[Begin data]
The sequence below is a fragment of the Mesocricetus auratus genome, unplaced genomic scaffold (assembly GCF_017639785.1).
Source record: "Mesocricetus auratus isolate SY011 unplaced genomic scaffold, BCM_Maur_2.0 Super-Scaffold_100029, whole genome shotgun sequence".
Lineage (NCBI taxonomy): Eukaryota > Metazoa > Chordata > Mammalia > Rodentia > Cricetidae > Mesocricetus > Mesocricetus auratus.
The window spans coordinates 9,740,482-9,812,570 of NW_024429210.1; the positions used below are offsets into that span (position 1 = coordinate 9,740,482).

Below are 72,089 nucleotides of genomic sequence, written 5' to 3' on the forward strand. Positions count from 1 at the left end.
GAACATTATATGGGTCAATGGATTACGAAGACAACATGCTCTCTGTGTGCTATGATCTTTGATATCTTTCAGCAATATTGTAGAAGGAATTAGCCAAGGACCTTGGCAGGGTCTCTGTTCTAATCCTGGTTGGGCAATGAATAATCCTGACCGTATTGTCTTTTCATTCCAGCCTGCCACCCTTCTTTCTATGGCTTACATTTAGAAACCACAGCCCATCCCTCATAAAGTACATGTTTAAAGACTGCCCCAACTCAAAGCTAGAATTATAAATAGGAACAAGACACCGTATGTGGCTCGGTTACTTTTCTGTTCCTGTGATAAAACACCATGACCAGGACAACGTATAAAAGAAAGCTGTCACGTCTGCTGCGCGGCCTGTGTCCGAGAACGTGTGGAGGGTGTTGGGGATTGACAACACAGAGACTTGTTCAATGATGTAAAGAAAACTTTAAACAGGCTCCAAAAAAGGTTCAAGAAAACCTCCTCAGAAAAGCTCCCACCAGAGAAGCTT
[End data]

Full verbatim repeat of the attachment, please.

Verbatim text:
The sequence below is a fragment of the Mesocricetus auratus genome, unplaced genomic scaffold (assembly GCF_017639785.1).
Source record: "Mesocricetus auratus isolate SY011 unplaced genomic scaffold, BCM_Maur_2.0 Super-Scaffold_100029, whole genome shotgun sequence".
Lineage (NCBI taxonomy): Eukaryota > Metazoa > Chordata > Mammalia > Rodentia > Cricetidae > Mesocricetus > Mesocricetus auratus.
The window spans coordinates 9,740,482-9,812,570 of NW_024429210.1; the positions used below are offsets into that span (position 1 = coordinate 9,740,482).

Below are 72,089 nucleotides of genomic sequence, written 5' to 3' on the forward strand. Positions count from 1 at the left end.
GAACATTATATGGGTCAATGGATTACGAAGACAACATGCTCTCTGTGTGCTATGATCTTTGATATCTTTCAGCAATATTGTAGAAGGAATTAGCCAAGGACCTTGGCAGGGTCTCTGTTCTAATCCTGGTTGGGCAATGAATAATCCTGACCGTATTGTCTTTTCATTCCAGCCTGCCACCCTTCTTTCTATGGCTTACATTTAGAAACCACAGCCCATCCCTCATAAAGTACATGTTTAAAGACTGCCCCAACTCAAAGCTAGAATTATAAATAGGAACAAGACACCGTATGTGGCTCGGTTACTTTTCTGTTCCTGTGATAAAACACCATGACCAGGACAACGTATAAAAGAAAGCTGTCACGTCTGCTGCGCGGCCTGTGTCCGAGAACGTGTGGAGGGTGTTGGGGATTGACAACACAGAGACTTGTTCAATGATGTAAAGAAAACTTTAAACAGGCTCCAAAAAAGGTTCAAGAAAACCTCCTCAGAAAAGCTCCCACCAGAGAAGCTT